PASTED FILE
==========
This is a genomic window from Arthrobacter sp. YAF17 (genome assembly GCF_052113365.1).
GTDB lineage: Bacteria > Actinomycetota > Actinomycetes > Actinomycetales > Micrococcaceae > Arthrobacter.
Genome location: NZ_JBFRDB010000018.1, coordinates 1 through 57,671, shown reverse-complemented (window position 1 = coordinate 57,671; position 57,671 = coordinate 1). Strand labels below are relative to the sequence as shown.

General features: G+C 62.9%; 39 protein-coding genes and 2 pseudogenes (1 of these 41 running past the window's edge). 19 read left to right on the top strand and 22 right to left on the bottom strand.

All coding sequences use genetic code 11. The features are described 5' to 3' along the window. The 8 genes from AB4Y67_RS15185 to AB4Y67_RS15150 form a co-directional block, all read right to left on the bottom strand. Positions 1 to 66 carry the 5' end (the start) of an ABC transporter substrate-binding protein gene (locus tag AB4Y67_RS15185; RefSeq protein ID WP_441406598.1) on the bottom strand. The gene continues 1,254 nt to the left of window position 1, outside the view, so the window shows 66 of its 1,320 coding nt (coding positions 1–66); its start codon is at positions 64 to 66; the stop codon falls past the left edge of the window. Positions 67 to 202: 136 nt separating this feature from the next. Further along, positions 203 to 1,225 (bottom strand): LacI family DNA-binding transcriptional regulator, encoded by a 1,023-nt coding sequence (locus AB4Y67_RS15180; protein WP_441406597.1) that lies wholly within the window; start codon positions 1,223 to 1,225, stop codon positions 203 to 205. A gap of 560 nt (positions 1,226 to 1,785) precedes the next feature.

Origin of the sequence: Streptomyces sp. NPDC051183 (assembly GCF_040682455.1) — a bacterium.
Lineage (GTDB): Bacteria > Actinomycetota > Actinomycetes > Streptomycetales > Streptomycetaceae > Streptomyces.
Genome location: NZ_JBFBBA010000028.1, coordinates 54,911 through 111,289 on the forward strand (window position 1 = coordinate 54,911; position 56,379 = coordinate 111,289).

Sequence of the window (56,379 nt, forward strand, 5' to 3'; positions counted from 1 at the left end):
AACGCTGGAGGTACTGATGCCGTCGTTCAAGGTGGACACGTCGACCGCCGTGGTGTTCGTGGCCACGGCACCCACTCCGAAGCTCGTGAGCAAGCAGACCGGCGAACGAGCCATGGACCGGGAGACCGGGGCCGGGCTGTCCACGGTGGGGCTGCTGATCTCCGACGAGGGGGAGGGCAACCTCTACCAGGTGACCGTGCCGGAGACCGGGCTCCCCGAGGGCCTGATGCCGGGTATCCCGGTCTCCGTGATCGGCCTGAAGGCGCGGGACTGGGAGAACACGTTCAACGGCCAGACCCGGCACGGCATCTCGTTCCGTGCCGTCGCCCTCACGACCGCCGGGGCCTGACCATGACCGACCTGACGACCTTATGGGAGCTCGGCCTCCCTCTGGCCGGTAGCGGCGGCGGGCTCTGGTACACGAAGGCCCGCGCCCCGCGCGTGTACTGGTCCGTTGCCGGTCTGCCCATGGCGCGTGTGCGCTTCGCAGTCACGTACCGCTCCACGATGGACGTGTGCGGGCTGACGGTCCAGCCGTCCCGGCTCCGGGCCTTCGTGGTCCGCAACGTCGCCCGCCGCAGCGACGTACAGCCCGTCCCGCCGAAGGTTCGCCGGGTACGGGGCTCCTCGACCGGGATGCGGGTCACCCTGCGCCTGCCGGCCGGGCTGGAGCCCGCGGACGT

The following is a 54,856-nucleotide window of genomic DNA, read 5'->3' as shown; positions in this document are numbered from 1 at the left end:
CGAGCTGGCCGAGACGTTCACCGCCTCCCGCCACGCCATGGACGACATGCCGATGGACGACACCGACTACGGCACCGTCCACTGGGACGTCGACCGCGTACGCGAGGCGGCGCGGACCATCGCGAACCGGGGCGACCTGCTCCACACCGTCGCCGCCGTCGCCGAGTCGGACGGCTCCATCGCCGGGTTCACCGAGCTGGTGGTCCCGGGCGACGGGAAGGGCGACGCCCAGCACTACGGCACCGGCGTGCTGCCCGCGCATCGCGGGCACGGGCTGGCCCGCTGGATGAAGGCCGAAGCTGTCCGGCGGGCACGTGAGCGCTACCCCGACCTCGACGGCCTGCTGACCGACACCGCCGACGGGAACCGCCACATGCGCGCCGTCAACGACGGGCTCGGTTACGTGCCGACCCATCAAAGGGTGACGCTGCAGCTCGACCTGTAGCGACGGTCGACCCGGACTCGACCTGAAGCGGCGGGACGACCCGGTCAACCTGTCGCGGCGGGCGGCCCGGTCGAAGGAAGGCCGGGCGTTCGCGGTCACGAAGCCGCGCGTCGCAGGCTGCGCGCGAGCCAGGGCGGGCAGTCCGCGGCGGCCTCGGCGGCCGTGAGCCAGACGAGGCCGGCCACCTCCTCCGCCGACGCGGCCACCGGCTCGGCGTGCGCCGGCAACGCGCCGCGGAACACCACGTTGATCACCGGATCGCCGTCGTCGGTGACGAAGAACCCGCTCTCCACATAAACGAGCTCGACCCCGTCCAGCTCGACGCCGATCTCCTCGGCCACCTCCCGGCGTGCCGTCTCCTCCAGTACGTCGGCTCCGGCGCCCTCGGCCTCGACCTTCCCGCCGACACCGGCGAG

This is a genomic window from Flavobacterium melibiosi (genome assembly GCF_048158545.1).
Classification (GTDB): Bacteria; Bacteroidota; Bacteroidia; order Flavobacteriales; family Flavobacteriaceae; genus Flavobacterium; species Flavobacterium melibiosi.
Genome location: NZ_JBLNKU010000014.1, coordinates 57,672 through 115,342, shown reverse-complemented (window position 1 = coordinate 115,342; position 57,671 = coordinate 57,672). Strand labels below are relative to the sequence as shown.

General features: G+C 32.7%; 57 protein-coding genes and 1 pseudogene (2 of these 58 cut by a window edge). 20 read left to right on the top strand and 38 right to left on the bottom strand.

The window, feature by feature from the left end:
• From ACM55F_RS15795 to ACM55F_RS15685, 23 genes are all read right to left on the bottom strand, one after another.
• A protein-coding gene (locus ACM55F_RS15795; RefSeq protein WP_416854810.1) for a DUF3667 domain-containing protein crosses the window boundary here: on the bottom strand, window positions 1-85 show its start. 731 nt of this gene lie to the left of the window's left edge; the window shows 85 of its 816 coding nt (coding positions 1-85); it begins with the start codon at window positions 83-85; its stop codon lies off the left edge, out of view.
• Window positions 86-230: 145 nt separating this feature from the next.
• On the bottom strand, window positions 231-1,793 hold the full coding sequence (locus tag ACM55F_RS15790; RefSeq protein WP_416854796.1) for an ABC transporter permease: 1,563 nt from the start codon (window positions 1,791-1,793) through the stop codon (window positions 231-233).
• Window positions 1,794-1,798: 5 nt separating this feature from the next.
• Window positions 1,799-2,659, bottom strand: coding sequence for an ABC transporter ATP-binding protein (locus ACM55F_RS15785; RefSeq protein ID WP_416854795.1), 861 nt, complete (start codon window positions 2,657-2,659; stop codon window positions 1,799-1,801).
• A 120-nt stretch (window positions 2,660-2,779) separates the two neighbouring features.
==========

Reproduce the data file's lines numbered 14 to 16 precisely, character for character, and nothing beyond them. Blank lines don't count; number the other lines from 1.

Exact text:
Classification (GTDB): Bacteria; Bacteroidota; Bacteroidia; order Flavobacteriales; family Flavobacteriaceae; genus Flavobacterium; species Flavobacterium melibiosi.
Genome location: NZ_JBLNKU010000014.1, coordinates 57,672 through 115,342, shown reverse-complemented (window position 1 = coordinate 115,342; position 57,671 = coordinate 57,672). Strand labels below are relative to the sequence as shown.

General features: G+C 32.7%; 57 protein-coding genes and 1 pseudogene (2 of these 58 cut by a window edge). 20 read left to right on the top strand and 38 right to left on the bottom strand.